If the motor manufacturer has done the job correctly, there is a permanent match-mark (typically like a chisel or scribe line) on both the supporting ring that stabilizes the brush arms and some "fixed" point on the machine, usually at or near one of the clamping positions where the support is held steady. Line these up and you _should_ be at the best commutation setting. NOTE - This does NOT mean you are necessarily at the neutral axis; the rigging may be intentionally offset to accommodate other machine performance characteristics such as a wide field-weakened speed range.
If you have to do it yourself, do the following:
1) Set the mechanical position of the brush contact to be as close as possible to the main pole centerline (by eye). Apply a 120 V ac source to the main field, and using an auto-ranging voltmeter, measure the voltage at a specific point relative to the center of the brush contact. (A lot of folks who do this regularly use a non-conductive "scale" with a series of holes punched in it and test the voltage using a pencil-style contact. They center the scale on the center of the brush / commutator contact patch.)
2.a) If you're using the "scale" method, you'll get a curve of by plotting the different points in relation to the centerline of the contact. The idea is to get the lowest value to coincide with the midpoint of the contact.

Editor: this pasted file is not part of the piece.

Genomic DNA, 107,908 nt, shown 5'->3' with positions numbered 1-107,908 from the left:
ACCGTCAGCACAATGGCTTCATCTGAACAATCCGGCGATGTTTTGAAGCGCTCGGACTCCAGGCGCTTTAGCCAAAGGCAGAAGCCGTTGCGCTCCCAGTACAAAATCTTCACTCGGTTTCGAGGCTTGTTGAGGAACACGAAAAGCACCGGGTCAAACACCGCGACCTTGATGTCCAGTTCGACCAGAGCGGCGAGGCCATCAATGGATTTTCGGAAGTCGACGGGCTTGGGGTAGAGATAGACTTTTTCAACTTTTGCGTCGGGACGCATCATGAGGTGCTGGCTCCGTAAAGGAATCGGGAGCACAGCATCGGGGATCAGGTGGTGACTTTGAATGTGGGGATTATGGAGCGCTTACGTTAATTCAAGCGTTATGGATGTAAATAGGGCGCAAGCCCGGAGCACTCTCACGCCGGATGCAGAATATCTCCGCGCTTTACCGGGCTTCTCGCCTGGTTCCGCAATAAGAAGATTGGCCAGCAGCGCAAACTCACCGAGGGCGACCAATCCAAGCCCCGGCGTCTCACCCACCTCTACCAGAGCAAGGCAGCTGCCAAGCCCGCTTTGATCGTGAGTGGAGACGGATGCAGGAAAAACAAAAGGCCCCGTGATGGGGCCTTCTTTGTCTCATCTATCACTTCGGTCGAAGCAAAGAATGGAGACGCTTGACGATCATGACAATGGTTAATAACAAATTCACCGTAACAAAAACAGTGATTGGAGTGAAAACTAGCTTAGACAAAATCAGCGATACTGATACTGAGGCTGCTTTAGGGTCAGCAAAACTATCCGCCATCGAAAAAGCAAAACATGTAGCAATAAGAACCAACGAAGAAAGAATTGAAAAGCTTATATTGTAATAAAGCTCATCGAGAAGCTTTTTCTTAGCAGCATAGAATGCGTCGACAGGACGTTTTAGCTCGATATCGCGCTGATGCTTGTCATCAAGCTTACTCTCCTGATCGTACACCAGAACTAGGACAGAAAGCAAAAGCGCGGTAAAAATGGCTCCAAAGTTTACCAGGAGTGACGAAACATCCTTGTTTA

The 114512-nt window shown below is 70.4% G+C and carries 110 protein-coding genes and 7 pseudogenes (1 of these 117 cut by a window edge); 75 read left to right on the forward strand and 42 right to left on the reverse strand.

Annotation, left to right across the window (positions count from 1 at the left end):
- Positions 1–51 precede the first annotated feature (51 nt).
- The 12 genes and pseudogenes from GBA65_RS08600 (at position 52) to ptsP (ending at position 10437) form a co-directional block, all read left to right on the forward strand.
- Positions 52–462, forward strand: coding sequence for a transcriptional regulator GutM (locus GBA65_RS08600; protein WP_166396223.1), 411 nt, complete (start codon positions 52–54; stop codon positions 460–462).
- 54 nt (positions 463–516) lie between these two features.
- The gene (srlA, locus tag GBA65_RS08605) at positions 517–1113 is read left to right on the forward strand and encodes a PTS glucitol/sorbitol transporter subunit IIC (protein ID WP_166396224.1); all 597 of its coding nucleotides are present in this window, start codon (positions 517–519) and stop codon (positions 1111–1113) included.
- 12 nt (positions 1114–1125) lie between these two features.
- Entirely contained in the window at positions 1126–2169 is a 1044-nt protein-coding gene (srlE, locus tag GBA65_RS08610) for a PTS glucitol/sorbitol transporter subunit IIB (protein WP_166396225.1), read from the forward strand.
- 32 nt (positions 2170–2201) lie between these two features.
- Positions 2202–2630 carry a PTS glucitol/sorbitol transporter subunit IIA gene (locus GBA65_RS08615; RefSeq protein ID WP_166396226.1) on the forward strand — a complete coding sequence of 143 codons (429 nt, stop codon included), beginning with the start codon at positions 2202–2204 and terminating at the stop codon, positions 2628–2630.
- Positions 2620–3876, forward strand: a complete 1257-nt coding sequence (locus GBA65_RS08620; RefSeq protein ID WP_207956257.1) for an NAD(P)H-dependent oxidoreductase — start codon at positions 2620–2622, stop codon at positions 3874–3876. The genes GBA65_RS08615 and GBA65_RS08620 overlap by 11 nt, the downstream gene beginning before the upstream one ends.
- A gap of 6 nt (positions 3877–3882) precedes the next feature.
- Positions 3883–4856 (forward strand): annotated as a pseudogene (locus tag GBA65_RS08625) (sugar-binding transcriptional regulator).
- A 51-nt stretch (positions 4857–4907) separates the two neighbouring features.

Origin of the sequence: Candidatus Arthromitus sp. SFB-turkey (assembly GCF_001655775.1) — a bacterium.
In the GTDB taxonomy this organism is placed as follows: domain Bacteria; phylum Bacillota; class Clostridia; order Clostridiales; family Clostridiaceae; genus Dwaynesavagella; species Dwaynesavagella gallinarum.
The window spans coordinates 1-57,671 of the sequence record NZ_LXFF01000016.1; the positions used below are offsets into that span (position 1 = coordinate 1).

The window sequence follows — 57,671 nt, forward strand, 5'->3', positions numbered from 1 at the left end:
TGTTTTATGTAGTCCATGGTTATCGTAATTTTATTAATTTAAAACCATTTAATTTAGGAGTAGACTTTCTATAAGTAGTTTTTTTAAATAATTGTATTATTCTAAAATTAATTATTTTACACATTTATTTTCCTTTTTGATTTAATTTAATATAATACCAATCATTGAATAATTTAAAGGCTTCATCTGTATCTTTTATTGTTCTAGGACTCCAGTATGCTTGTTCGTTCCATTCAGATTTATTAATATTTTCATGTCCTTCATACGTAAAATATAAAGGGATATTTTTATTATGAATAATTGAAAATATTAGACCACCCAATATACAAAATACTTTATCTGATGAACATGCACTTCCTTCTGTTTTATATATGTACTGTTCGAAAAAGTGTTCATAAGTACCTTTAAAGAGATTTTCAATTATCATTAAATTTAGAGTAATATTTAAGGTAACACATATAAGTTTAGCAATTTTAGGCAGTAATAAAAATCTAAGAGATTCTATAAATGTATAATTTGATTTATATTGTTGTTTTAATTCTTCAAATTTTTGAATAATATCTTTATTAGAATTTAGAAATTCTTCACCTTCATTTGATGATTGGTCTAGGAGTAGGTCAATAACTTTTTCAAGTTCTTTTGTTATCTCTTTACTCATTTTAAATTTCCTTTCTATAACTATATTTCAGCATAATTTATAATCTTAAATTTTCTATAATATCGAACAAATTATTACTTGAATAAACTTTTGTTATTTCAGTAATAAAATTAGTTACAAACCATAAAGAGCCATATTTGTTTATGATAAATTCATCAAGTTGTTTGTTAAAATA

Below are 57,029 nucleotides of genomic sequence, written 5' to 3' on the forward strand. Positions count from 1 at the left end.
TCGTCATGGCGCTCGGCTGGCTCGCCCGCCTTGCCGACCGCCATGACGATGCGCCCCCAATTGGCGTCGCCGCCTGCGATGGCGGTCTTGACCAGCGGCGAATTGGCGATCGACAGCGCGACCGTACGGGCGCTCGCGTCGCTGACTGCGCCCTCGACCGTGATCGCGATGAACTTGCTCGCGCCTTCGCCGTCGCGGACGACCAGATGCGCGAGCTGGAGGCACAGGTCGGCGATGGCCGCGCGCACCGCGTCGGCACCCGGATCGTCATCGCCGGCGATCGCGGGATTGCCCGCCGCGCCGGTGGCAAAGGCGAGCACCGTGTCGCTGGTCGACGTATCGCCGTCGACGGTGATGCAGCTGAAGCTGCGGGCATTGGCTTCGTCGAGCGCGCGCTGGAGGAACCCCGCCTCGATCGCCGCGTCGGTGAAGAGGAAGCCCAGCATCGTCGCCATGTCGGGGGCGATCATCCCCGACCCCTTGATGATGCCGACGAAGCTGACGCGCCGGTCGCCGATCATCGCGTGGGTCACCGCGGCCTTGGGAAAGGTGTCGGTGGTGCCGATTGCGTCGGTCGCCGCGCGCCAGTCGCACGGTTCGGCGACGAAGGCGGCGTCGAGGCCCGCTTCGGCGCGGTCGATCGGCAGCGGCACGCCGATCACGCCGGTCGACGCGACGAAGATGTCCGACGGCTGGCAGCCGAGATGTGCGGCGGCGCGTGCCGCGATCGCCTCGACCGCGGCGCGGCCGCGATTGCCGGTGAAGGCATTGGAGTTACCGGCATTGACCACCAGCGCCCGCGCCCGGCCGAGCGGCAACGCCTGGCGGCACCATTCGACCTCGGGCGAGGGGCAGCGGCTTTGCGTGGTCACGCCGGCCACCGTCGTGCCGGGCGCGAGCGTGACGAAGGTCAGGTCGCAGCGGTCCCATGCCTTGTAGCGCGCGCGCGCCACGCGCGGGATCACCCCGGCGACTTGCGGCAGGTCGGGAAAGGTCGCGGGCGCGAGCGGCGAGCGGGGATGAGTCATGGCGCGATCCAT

2.b) If you don't have a scale, you'll have to manually move the brush rigging a very small amount (typically 5 or 6 positions in each direction from the starting point, and about 0.25 inch (6 mm) or so circumferential distance between points, measured out at the outside diameter of the support). Once you find the lowest point, set the rigging so that the middle of the brush contact is over that particular point.
The 120 V value works well for shunt wound motors (i.e. field resistance measures more than an ohm or so). For windings with lower resistance, lower voltages (and greater care) need to be taken to get the best setup.
And if there ARE series windings - note that the "running" neutral may not be the same as the "no load" neutral point due to the influence of the current in the series windings.